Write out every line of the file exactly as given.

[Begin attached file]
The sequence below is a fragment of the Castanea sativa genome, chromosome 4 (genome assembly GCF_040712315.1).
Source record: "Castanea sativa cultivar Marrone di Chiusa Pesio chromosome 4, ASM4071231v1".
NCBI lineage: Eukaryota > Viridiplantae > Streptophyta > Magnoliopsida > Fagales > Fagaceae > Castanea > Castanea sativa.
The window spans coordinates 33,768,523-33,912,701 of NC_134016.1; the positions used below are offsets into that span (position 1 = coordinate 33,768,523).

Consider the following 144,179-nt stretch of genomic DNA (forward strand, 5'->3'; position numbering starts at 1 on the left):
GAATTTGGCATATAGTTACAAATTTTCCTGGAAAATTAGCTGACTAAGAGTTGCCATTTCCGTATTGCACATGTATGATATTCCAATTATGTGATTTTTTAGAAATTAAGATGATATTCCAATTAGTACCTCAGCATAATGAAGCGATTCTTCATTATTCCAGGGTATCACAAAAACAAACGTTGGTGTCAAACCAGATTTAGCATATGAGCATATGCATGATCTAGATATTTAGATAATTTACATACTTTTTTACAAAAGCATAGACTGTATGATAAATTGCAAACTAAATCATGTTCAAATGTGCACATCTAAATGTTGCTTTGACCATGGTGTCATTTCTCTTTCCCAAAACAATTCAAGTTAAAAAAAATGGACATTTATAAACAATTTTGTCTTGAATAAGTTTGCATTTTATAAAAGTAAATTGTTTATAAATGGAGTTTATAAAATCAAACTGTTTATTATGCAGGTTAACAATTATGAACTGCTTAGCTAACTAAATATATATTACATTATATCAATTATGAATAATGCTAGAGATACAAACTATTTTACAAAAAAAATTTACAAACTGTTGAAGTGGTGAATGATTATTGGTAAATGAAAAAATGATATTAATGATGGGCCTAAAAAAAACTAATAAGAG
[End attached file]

The sequence below is a fragment of the Castanea sativa genome, chromosome 4 (genome assembly GCF_040712315.1).
Source record: "Castanea sativa cultivar Marrone di Chiusa Pesio chromosome 4, ASM4071231v1".
NCBI lineage: Eukaryota > Viridiplantae > Streptophyta > Magnoliopsida > Fagales > Fagaceae > Castanea > Castanea sativa.
The window spans coordinates 33,768,523-33,912,701 of NC_134016.1; the positions used below are offsets into that span (position 1 = coordinate 33,768,523).

Consider the following 144,179-nt stretch of genomic DNA (forward strand, 5'->3'; position numbering starts at 1 on the left):
GAATTTGGCATATAGTTACAAATTTTCCTGGAAAATTAGCTGACTAAGAGTTGCCATTTCCGTATTGCACATGTATGATATTCCAATTATGTGATTTTTTAGAAATTAAGATGATATTCCAATTAGTACCTCAGCATAATGAAGCGATTCTTCATTATTCCAGGGTATCACAAAAACAAACGTTGGTGTCAAACCAGATTTAGCATATGAGCATATGCATGATCTAGATATTTAGATAATTTACATACTTTTTTACAAAAGCATAGACTGTATGATAAATTGCAAACTAAATCATGTTCAAATGTGCACATCTAAATGTTGCTTTGACCATGGTGTCATTTCTCTTTCCCAAAACAATTCAAGTTAAAAAAAATGGACATTTATAAACAATTTTGTCTTGAATAAGTTTGCATTTTATAAAAGTAAATTGTTTATAAATGGAGTTTATAAAATCAAACTGTTTATTATGCAGGTTAACAATTATGAACTGCTTAGCTAACTAAATATATATTACATTATATCAATTATGAATAATGCTAGAGATACAAACTATTTTACAAAAAAAATTTACAAACTGTTGAAGTGGTGAATGATTATTGGTAAATGAAAAAATGATATTAATGATGGGCCTAAAAAAAACTAATAAGAG